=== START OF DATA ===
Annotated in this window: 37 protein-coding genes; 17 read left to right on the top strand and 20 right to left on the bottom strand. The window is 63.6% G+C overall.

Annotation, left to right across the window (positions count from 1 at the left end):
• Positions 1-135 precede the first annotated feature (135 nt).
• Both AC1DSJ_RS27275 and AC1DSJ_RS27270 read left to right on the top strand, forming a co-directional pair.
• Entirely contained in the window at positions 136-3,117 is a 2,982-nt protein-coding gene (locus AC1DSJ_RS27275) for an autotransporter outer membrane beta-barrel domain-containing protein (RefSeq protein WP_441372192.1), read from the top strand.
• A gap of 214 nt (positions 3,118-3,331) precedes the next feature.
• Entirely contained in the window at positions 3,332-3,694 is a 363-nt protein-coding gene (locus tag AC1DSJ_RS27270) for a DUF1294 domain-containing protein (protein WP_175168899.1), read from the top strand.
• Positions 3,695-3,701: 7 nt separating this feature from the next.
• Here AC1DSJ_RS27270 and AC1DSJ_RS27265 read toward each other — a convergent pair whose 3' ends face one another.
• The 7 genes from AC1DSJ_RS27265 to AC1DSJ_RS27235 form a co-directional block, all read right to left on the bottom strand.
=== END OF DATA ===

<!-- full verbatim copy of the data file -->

Annotated in this window: 37 protein-coding genes; 17 read left to right on the top strand and 20 right to left on the bottom strand. The window is 63.6% G+C overall.

Annotation, left to right across the window (positions count from 1 at the left end):
• Positions 1-135 precede the first annotated feature (135 nt).
• Both AC1DSJ_RS27275 and AC1DSJ_RS27270 read left to right on the top strand, forming a co-directional pair.
• Entirely contained in the window at positions 136-3,117 is a 2,982-nt protein-coding gene (locus AC1DSJ_RS27275) for an autotransporter outer membrane beta-barrel domain-containing protein (RefSeq protein WP_441372192.1), read from the top strand.
• A gap of 214 nt (positions 3,118-3,331) precedes the next feature.
• Entirely contained in the window at positions 3,332-3,694 is a 363-nt protein-coding gene (locus tag AC1DSJ_RS27270) for a DUF1294 domain-containing protein (protein WP_175168899.1), read from the top strand.
• Positions 3,695-3,701: 7 nt separating this feature from the next.
• Here AC1DSJ_RS27270 and AC1DSJ_RS27265 read toward each other — a convergent pair whose 3' ends face one another.
• The 7 genes from AC1DSJ_RS27265 to AC1DSJ_RS27235 form a co-directional block, all read right to left on the bottom strand.